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Jonathan Knutson, Forum Communications, Published December 16 2012

Weather expert predicts 2013 will be a ‘risky year’ for agriculture

GRAND FORKS – Next year probably will be wetter than drought-plagued 2012, but the region’s 2013 growing season threatens to be risky nonetheless, according to a weather expert here.

“I’m cautiously optimistic that normal conditions will pervade,” Leon Osborne said. “We will see an improvement take place. The question is, will it be enough?”

Osborne, president and CEO of Meridian Environmental Technology, spoke Thursday at the annual Prairie Grains Conference at Grand Forks’ Alerus Center.

Osborne also spoke at the conference a year ago and warned that drought could become a big problem in 2012 – a prediction that came true. Despite the drought, however, area crops generally fared well, thanks to abundant subsoil moisture.

“We were lucky last year,” he said. “We had reserve moisture.”

In contrast, most area fields will begin 2013 much drier than unusual. That means area crops will need above-average precipitation to catch up on their moisture needs, he said. “This year (2013) is a risky year.”

His 2013 forecast calls for near-normal precipitation and temperatures from late spring to early summer. That prediction comes with a confidence factor of 75 percent.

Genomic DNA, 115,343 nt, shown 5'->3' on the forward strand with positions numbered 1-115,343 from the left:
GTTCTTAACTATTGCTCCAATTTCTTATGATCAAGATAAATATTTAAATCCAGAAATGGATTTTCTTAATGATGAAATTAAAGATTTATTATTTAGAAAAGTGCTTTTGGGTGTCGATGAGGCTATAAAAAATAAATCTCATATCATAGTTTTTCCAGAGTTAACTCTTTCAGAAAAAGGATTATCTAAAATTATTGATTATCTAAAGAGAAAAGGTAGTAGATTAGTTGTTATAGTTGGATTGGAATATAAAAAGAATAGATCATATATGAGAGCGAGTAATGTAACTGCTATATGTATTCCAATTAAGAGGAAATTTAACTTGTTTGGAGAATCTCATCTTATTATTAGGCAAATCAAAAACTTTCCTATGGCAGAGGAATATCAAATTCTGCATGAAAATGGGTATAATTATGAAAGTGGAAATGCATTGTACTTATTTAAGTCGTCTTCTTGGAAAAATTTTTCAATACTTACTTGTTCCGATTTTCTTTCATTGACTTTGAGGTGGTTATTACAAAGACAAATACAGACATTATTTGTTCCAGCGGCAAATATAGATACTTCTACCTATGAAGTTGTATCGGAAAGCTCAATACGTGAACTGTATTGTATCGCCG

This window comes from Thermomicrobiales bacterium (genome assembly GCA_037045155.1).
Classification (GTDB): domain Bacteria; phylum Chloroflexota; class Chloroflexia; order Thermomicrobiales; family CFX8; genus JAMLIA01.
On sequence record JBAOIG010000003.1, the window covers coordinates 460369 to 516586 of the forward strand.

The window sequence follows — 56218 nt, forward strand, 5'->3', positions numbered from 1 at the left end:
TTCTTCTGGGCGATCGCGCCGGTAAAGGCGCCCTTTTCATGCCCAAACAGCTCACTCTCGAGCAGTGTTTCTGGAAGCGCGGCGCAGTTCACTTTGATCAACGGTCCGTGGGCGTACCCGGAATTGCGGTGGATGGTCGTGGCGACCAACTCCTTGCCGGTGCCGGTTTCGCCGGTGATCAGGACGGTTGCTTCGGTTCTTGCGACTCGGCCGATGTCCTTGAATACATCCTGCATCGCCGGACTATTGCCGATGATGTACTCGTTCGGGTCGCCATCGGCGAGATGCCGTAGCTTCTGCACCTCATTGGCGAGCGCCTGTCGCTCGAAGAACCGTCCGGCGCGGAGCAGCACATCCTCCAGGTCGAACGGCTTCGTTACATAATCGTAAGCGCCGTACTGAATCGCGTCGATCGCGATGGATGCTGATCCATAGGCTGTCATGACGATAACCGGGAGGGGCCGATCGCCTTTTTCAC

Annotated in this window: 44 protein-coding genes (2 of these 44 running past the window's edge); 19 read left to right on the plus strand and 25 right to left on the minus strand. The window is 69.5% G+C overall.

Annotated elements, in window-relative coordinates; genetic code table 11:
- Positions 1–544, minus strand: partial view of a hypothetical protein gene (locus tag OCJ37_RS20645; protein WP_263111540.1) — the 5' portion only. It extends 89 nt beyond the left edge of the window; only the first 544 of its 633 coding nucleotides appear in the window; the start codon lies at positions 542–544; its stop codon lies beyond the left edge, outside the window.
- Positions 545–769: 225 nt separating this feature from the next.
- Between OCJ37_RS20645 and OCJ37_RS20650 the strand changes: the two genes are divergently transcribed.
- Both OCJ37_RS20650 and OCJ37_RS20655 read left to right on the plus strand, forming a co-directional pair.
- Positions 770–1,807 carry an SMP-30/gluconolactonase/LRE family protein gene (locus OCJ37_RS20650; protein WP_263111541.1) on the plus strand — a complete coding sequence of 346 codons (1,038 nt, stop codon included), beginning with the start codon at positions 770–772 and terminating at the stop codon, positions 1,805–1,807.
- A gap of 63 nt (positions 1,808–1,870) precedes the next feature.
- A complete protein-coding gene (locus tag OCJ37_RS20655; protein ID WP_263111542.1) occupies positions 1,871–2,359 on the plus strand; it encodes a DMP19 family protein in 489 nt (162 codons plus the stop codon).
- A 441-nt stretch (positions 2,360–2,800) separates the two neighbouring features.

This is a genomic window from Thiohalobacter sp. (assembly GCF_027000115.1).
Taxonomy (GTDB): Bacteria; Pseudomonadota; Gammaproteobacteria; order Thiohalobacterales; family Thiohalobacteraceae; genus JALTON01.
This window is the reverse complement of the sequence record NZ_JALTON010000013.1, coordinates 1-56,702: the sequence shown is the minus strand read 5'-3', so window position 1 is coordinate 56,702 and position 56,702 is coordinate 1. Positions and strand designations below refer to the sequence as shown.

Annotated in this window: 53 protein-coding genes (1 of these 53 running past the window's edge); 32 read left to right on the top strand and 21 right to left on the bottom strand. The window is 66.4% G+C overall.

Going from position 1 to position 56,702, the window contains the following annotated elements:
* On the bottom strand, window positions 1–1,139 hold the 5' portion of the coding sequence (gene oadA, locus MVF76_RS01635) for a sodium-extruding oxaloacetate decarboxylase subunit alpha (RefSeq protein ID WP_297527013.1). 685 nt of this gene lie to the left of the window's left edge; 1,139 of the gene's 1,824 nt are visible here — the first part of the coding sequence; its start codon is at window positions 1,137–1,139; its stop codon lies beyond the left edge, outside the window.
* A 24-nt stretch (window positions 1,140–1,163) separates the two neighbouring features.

But near-normal conditions may not be adequate for the 2013 crop, especially if rain doesn’t come at key stages in the crop’s development, Osborne said.

Complicating predictions for the 2013 growing season is the lack of any major global weather phenomenon such as La Niña, or unusually cold ocean temperatures in the eastern equatorial Pacific. The presence of such phenomena can help forecasters determine future global weather patterns.

The current absence of such phenomenon means “there’s not a real clear indictor” of what next year’s weather will bring, Osborne said. “There’s a lot of speculation.”

What about winter?

When Osborne spoke at the 2011 Prairie Grains Conference, he predicted that the first few months of 2012 would be cold and snowy. But last winter turned out to be mild and dry.

“The weather business is always one of those tricky things,” he said.

Osborne now forecasts a colder-than-normal winter in 2013, attaching a confidence factor of 90 percent to the prediction.

Last winter, the Arctic oscillation, which involves atmospheric circulation over the Arctic, unexpectedly turned positive. That caused less frigid Arctic air to reach the Upper Midwest in early 2012.

Now, the Arctic oscillation is well established in its negative, or cold, phase, which will allow more cold air to reach the Upper Midwest in the first few months of 2013, Osborne predicted.

His forecast also calls for the region’s 2013 snowpack to be “just about normal, maybe just a touch below normal.”

Jonathan Knutson writes for Ag Week